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Pentagon gets green light to expand war in Somalia


Two men help carry a Somalian war to safety.

(GIN)— Clouds are moving across Somalia’s drought-wrecked landscape – but not the kind that make grass grow and flowers bloom.

Instead, military aircraft will be raining down “precision fires” after an authorization signed by President Trump that relaxes rules meant to prevent civilian casualties in the region. Military officials are also granted wider authority for conducting airstrikes under the relaxed rules.

The new approach to Somalia is in line with increasingly aggressive policies the administration has already adopted in Iraq, Syria, and Yemen.

U.S. troops will be working with the Somali National Army and the African Union Mission in Somalia in offensive operations “consistent with our approach of developing capable Somali security forces and supporting regional partners in their efforts to combat al-Shabab,” said Pentagon spokesman Navy Capt. Jeff Davis.

News of the signed authorization was revealed in national newspapers this week.

Experts fear the so-called Somalia campaign carries enormous risks—including more American casualties, botched airstrikes that kill civilians and the potential for the United States to be drawn further into defending a government that barely controls the lands beyond its capital.

The operations are likely to create a new exodus of desperate refugees fleeing towards Kenya which already houses almost a quarter of a million Somalis escaping war at home.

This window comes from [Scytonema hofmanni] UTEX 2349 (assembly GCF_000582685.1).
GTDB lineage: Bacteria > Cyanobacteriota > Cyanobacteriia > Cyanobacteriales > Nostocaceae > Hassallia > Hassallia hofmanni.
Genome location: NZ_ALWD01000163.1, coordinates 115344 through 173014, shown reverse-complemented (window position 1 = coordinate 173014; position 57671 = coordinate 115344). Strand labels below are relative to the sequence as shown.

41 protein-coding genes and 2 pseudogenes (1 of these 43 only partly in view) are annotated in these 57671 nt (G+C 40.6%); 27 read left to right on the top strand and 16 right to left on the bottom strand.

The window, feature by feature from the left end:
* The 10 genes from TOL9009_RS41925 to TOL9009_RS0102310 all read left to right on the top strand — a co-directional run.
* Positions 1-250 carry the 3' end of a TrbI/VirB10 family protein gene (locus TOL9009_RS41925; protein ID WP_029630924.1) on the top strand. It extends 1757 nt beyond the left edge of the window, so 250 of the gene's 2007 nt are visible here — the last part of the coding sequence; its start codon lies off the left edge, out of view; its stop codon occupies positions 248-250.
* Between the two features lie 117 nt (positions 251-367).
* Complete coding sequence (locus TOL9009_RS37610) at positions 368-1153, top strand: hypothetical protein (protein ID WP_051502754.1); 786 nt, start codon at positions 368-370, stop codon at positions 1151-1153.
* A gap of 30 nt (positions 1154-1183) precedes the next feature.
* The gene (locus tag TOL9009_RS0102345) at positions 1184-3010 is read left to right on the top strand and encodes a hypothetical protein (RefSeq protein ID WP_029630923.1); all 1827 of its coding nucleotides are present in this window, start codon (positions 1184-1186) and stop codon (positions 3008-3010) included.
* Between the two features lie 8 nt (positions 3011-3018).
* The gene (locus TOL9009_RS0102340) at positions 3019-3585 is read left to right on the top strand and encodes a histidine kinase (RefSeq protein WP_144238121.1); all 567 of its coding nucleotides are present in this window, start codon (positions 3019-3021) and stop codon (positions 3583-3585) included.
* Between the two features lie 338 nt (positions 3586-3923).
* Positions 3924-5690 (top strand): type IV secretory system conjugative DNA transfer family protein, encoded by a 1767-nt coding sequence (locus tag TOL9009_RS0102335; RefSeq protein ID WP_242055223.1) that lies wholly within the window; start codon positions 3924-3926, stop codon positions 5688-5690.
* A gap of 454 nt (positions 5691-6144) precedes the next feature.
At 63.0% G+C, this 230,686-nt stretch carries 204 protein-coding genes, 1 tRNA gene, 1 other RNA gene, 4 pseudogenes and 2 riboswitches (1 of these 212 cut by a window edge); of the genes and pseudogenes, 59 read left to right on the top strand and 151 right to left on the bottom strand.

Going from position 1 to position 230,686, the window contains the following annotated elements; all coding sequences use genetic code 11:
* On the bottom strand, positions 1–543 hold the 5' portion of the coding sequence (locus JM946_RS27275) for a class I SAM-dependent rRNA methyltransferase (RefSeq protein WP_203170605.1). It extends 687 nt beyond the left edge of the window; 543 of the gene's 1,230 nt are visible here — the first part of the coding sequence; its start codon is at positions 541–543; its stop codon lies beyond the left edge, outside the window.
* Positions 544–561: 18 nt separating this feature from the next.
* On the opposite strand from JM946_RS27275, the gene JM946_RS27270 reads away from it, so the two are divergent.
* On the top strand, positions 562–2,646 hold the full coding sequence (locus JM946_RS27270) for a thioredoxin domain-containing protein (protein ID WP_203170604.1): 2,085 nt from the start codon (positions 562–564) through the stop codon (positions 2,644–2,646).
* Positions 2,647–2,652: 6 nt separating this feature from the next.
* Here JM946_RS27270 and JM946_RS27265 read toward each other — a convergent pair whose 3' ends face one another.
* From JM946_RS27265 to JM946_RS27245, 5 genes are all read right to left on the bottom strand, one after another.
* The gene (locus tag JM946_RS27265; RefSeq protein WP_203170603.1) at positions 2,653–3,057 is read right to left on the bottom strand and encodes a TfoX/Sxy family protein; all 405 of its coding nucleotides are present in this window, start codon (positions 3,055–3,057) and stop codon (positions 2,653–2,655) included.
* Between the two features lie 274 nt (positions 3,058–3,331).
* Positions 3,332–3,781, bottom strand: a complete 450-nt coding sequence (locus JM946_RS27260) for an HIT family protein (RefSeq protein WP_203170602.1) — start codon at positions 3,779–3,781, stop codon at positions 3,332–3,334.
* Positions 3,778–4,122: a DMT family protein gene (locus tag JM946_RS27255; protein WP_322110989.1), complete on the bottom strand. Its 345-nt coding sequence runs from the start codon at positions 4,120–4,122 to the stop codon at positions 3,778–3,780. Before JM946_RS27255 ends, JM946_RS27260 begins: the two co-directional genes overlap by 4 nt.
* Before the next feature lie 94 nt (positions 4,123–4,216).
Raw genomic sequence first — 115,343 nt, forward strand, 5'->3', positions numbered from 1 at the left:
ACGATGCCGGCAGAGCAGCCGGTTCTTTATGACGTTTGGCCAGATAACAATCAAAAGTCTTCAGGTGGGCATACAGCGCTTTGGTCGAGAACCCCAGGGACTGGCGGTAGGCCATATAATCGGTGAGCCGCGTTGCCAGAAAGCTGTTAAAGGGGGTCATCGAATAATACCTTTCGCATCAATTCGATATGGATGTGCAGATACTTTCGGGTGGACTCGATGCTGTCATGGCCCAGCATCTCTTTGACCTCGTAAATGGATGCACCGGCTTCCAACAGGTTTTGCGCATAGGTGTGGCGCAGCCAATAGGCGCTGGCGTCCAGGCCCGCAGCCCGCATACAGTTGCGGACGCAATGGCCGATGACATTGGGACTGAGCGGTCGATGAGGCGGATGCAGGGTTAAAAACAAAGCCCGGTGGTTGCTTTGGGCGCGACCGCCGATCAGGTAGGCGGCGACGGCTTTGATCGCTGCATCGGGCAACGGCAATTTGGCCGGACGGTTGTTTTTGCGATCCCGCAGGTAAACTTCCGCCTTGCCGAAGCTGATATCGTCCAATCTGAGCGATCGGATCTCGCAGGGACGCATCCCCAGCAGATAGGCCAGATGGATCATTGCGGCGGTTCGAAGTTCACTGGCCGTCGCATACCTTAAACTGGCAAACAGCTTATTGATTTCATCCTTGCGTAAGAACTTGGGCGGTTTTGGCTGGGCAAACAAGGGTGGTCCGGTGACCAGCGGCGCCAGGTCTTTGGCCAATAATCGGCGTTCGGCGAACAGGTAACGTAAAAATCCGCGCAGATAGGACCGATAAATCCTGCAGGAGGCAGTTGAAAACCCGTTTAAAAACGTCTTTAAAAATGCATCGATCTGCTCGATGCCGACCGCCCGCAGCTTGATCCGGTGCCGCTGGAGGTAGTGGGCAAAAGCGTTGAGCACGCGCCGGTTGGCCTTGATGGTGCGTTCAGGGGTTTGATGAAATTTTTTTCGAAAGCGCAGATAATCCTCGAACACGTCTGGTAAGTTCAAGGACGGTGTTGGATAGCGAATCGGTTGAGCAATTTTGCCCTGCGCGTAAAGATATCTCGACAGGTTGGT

The war build-up, it must be said, was already underway during the last year of the Obama administration using Special Operations troops, airstrikes, private contractors and African allies in an escalating campaign against Islamist militants in the Horn of Africa nation.

Hundreds of American troops now rotate through makeshift bases in Somalia, the largest military presence since the United States pulled out of the country after the “Black Hawk Down” battle in 1993.

“There appears to be a move by the Trump administration to loosen the rules,” said Joel Charny, director of the Norwegian Refugee Council’s office in Washington. “The theme seems to be more aggressive, and the consequences seem to be a spike in civilian casualties. “

Unnamed defense sources told ABC News that the “southern” portion of Somalia will be considered an “active area of hostilities” for the next six months.

The latest war plans were unveiled as Somalia’s government declared the current drought a national disaster, with the U.N. saying roughly half of the country’s 12 million people are at risk. A cholera outbreak has also spread.

The country is also one of the seven predominantly Muslim countries included in Trump’s recent travel ban that has been suspended by federal courts.

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